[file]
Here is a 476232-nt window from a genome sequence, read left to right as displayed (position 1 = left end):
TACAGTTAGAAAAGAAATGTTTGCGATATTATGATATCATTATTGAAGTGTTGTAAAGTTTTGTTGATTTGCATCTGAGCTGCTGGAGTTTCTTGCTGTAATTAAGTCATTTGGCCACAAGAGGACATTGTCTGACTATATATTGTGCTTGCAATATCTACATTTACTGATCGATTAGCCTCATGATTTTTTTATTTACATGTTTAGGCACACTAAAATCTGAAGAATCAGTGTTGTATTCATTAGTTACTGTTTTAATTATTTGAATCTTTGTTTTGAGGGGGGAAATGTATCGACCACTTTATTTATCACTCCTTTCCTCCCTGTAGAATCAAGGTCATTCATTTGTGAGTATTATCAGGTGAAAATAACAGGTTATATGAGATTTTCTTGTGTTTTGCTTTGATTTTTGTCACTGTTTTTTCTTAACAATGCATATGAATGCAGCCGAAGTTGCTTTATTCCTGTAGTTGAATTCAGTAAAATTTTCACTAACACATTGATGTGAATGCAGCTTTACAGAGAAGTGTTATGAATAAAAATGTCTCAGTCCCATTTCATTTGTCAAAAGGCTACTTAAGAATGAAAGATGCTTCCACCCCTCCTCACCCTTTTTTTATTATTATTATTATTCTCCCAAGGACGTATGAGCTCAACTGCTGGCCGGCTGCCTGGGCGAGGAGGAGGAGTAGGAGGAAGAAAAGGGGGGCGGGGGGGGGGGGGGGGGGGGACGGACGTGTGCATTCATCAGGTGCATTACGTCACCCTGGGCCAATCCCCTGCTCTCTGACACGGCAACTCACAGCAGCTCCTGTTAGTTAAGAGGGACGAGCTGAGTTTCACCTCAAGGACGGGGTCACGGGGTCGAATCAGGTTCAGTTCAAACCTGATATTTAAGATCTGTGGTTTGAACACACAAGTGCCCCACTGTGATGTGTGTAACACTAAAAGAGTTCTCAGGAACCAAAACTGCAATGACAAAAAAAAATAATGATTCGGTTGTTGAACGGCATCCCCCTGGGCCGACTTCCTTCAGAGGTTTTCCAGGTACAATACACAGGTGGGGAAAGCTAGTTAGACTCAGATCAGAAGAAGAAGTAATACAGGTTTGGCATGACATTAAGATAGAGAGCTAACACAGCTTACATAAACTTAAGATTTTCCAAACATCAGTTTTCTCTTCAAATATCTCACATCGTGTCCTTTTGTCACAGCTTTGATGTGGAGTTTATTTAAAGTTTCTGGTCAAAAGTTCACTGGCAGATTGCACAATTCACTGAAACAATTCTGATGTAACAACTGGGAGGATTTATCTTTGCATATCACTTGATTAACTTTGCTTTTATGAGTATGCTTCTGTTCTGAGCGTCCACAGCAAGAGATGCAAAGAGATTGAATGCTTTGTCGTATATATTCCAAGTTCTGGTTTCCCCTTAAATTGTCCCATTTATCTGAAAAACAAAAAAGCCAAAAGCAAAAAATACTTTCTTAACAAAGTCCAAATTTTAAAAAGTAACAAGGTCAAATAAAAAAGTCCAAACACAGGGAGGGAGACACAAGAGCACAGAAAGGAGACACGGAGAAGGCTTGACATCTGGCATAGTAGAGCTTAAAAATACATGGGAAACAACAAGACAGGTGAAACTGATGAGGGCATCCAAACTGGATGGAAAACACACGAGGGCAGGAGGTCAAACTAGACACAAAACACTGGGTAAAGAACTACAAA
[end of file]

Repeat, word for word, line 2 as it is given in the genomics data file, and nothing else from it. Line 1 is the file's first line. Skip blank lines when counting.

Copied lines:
TACAGTTAGAAAAGAAATGTTTGCGATATTATGATATCATTATTGAAGTGTTGTAAAGTTTTGTTGATTTGCATCTGAGCTGCTGGAGTTTCTTGCTGTAATTAAGTCATTTGGCCACAAGAGGACATTGTCTGACTATATATTGTGCTTGCAATATCTACATTTACTGATCGATTAGCCTCATGATTTTTTTATTTACATGTTTAGGCACACTAAAATCTGAAGAATCAGTGTTGTATTCATTAGTTACTGTTTTAATTATTTGAATCTTTGTTTTGAGGGGGGAAATGTATCGACCACTTTATTTATCACTCCTTTCCTCCCTGTAGAATCAAGGTCATTCATTTGTGAGTATTATCAGGTGAAAATAACAGGTTATATGAGATTTTCTTGTGTTTTGCTTTGATTTTTGTCACTGTTTTTTCTTAACAATGCATATGAATGCAGCCGAAGTTGCTTTATTCCTGTAGTTGAATTCAGTAAAATTTTCACTAACACATTGATGTGAATGCAGCTTTACAGAGAAGTGTTATGAATAAAAATGTCTCAGTCCCATTTCATTTGTCAAAAGGCTACTTAAGAATGAAAGATGCTTCCACCCCTCCTCACCCTTTTTTTATTATTATTATTATTCTCCCAAGGACGTATGAGCTCAACTGCTGGCCGGCTGCCTGGGCGAGGAGGAGGAGTAGGAGGAAGAAAAGGGGGGCGGGGGGGGGGGGGGGGGGGGACGGACGTGTGCATTCATCAGGTGCATTACGTCACCCTGGGCCAATCCCCTGCTCTCTGACACGGCAACTCACAGCAGCTCCTGTTAGTTAAGAGGGACGAGCTGAGTTTCACCTCAAGGACGGGGTCACGGGGTCGAATCAGGTTCAGTTCAAACCTGATATTTAAGATCTGTGGTTTGAACACACAAGTGCCCCACTGTGATGTGTGTAACACTAAAAGAGTTCTCAGGAACCAAAACTGCAATGACAAAAAAAAATAATGATTCGGTTGTTGAACGGCATCCCCCTGGGCCGACTTCCTTCAGAGGTTTTCCAGGTACAATACACAGGTGGGGAAAGCTAGTTAGACTCAGATCAGAAGAAGAAGTAATACAGGTTTGGCATGACATTAAGATAGAGAGCTAACACAGCTTACATAAACTTAAGATTTTCCAAACATCAGTTTTCTCTTCAAATATCTCACATCGTGTCCTTTTGTCACAGCTTTGATGTGGAGTTTATTTAAAGTTTCTGGTCAAAAGTTCACTGGCAGATTGCACAATTCACTGAAACAATTCTGATGTAACAACTGGGAGGATTTATCTTTGCATATCACTTGATTAACTTTGCTTTTATGAGTATGCTTCTGTTCTGAGCGTCCACAGCAAGAGATGCAAAGAGATTGAATGCTTTGTCGTATATATTCCAAGTTCTGGTTTCCCCTTAAATTGTCCCATTTATCTGAAAAACAAAAAAGCCAAAAGCAAAAAATACTTTCTTAACAAAGTCCAAATTTTAAAAAGTAACAAGGTCAAATAAAAAAGTCCAAACACAGGGAGGGAGACACAAGAGCACAGAAAGGAGACACGGAGAAGGCTTGACATCTGGCATAGTAGAGCTTAAAAATACATGGGAAACAACAAGACAGGTGAAACTGATGAGGGCATCCAAACTGGATGGAAAACACACGAGGGCAGGAGGTCAAACTAGACACAAAACACTGGGTAAAGAACTACAAA